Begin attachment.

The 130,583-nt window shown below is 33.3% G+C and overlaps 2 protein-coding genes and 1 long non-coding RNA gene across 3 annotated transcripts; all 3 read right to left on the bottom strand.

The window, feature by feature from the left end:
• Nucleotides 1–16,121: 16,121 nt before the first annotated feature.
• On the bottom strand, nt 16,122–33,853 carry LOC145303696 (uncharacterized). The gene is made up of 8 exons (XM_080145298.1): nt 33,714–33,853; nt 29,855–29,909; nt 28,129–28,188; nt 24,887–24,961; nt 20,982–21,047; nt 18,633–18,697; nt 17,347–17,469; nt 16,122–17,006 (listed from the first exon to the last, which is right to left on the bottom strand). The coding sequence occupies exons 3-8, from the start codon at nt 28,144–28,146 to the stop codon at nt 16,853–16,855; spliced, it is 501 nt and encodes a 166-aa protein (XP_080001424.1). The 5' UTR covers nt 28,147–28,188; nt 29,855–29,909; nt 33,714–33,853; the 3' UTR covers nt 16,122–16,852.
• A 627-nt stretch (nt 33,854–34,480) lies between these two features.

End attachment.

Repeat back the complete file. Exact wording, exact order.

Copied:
The 130,583-nt window shown below is 33.3% G+C and overlaps 2 protein-coding genes and 1 long non-coding RNA gene across 3 annotated transcripts; all 3 read right to left on the bottom strand.

The window, feature by feature from the left end:
• Nucleotides 1–16,121: 16,121 nt before the first annotated feature.
• On the bottom strand, nt 16,122–33,853 carry LOC145303696 (uncharacterized). The gene is made up of 8 exons (XM_080145298.1): nt 33,714–33,853; nt 29,855–29,909; nt 28,129–28,188; nt 24,887–24,961; nt 20,982–21,047; nt 18,633–18,697; nt 17,347–17,469; nt 16,122–17,006 (listed from the first exon to the last, which is right to left on the bottom strand). The coding sequence occupies exons 3-8, from the start codon at nt 28,144–28,146 to the stop codon at nt 16,853–16,855; spliced, it is 501 nt and encodes a 166-aa protein (XP_080001424.1). The 5' UTR covers nt 28,147–28,188; nt 29,855–29,909; nt 33,714–33,853; the 3' UTR covers nt 16,122–16,852.
• A 627-nt stretch (nt 33,854–34,480) lies between these two features.